DGC plan getting kids nowhere
Standing by the junior training area of the 'B' course, 10-year-old Shravan Singh (name changed) looked on wistfully as trainees went through the paces at the Delhi Golf Club's ongoing Junior Training Programme, Robin Bose reports.other Updated: May 29, 2009 23:03 IST
Standing by the junior training area of the 'B' course, 10-year-old Shravan Singh (name changed) looked on wistfully as trainees went through the paces at the Delhi Golf Club's ongoing Junior Training Programme (JTP). The promising youngster was forced out this year by a ruling that debarred children who had been a part of the JTP for three years. “It is illogical, if a child is doing well, denying him is a crime,” said a coach associated with the JTP.
That's not all. “With time, the age limit has been raised from six to eight, which means we're discouraging children from taking up the sport at an early age,” he said.
When contacted, a member of the committee running the JTP had this to say: “The sponsor (Honda) is looking for new talent, besides if a child has not been able to make a mark in three years, chances are he won't make the cut.”
Driven, as insiders claim, by the motive of earning revenue, the DGC has steadily watered down the intensity of its JTP. Barring the initial years, since its inception in 1998, it's been steady downhill. “Earlier, the camp involved six weeks of training (which included nutritional and exhaustive fitness programmes) and a week of competition (the Amit Verma Memorial Tournament),” the coach said.
Down the years, the aspect that has seen an upswing is the cost. From an initial Rs 3,500, the course fee for non-members stands at Rs 7,500 this year, an amount many feel is unjustified given the short duration of the camp.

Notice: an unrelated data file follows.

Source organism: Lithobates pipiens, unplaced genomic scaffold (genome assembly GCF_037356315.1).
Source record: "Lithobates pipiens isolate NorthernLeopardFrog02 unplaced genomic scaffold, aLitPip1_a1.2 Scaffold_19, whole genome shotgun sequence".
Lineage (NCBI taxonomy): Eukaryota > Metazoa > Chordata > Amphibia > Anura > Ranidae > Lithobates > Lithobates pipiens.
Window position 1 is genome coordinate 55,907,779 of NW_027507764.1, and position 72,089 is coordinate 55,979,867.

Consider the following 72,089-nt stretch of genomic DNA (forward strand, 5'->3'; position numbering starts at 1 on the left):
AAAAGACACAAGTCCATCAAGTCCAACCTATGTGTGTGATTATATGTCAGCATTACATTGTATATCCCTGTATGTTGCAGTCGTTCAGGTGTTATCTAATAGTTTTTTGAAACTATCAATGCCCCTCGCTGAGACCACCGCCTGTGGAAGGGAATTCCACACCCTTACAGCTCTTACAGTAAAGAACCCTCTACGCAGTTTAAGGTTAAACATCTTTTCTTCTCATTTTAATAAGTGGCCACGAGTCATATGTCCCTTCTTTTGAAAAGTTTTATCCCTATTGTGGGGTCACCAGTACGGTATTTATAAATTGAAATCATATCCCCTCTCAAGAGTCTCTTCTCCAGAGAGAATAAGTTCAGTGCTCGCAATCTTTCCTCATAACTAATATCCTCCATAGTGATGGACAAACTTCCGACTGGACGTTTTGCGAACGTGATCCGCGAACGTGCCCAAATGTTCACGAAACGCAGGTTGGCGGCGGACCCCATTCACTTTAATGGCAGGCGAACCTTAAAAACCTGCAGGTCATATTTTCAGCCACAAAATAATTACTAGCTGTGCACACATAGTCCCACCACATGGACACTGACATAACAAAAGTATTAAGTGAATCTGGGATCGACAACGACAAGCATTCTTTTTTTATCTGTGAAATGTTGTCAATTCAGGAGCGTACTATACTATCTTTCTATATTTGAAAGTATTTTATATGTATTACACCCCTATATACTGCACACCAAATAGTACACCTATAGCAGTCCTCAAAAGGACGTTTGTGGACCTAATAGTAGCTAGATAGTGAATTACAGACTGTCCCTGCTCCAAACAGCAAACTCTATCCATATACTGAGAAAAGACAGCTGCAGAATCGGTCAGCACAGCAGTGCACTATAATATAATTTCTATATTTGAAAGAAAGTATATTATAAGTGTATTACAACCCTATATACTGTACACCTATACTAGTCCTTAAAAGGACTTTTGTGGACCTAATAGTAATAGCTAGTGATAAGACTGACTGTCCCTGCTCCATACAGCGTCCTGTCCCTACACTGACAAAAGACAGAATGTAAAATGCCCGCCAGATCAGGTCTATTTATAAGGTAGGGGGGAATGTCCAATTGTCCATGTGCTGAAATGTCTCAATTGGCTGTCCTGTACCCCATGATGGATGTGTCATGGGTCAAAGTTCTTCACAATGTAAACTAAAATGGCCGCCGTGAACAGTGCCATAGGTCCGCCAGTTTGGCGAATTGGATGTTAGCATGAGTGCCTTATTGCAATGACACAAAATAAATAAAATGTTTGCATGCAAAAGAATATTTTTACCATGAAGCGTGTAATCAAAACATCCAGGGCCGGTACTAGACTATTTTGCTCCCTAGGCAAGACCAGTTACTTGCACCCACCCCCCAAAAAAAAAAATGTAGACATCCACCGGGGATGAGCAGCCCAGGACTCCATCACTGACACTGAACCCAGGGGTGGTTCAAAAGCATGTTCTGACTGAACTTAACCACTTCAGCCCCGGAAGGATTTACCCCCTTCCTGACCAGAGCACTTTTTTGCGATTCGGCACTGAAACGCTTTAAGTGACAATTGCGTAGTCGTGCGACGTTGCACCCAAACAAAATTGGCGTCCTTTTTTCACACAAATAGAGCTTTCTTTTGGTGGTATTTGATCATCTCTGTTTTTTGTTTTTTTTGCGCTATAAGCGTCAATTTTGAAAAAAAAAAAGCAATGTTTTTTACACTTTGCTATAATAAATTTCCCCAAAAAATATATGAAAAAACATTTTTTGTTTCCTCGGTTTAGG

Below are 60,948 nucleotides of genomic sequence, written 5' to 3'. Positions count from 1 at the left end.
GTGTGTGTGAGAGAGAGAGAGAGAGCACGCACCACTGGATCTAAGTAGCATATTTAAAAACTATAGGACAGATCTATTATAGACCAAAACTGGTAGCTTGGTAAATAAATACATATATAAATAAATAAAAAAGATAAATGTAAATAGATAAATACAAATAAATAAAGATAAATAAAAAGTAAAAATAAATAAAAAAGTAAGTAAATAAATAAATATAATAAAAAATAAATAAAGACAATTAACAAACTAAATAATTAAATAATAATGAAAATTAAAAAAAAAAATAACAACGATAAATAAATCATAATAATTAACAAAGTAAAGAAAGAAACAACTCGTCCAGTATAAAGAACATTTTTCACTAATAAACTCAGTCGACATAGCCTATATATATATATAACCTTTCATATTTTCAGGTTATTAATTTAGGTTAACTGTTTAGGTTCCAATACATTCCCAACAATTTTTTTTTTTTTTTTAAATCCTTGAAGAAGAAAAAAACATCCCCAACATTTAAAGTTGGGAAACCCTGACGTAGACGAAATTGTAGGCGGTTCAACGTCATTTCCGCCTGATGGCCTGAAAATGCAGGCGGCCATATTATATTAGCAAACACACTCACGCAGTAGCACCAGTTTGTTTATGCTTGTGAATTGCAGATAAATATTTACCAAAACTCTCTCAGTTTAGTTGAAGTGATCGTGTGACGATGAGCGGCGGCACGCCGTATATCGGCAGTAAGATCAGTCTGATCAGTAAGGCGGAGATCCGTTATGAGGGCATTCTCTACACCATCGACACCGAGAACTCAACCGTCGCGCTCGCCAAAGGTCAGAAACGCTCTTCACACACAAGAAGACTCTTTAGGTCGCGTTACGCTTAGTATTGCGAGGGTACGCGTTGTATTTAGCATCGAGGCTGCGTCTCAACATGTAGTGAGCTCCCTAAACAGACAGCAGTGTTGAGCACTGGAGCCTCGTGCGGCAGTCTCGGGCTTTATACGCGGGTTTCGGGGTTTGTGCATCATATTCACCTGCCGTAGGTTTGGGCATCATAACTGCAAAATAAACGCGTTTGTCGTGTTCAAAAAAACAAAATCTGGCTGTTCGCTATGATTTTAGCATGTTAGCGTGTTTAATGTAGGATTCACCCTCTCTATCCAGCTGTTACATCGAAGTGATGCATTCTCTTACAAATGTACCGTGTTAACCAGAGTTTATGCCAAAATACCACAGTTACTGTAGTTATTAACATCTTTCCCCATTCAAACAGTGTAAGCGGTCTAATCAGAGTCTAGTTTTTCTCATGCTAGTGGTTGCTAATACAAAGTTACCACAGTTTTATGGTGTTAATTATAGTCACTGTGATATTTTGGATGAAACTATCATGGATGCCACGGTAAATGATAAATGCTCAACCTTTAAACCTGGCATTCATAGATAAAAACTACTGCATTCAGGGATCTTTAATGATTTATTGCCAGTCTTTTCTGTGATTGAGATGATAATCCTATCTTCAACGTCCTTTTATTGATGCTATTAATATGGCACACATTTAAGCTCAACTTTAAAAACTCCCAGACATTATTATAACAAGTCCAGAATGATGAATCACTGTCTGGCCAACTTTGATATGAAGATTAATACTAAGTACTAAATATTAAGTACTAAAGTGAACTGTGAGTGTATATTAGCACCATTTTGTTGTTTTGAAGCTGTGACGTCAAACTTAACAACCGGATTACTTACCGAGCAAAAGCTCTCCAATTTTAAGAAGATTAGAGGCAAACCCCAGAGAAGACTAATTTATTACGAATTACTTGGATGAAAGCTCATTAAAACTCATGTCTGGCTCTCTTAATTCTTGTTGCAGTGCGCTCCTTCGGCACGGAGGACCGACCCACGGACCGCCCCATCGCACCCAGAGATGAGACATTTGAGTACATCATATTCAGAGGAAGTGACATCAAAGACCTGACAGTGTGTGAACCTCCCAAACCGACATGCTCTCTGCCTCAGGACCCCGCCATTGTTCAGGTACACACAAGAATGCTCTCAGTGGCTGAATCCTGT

The committee member admitted to “constraints”. “Last year it was 14 days, this year it is 10. We are trying to reinvent ourselves. Hopefully, things will be better next year.”
A question on the JTP's escalating cost, despite increased sponsorship money from Honda, caught him on the wrong foot.
“We are returning a lot to the children,” he fumbled, “in terms of kit, hydration and use of the swimming pool.” (In the name of a fitness and diet regimen, the students are given a piece of paper listing the dos and don'ts).
Reminded that unlike the past, the trainees didn't have unrestricted access to the 'B' course and swimming pool, the member pleaded helplessness. “The club's membership has doubled and there are government rules which disallow more than 20 people in the pool.”
Aggravating the problem is the interference from people (read the club's ladies section) with little knowledge of the game.
Lamenting the climb-down, the coach said: “From eight hours a day we're down to two hours for a batch (there are four batches of 50 students each with two coaches to a batch). If the duration is short we should be having a structured programme throughout the year, which is not the case.
“Earlier, after 30 days we were producing golfers, now it's all about showcasing the game. It's like telling a child, 'Hi, this is golf, bye, I've taken your money'.”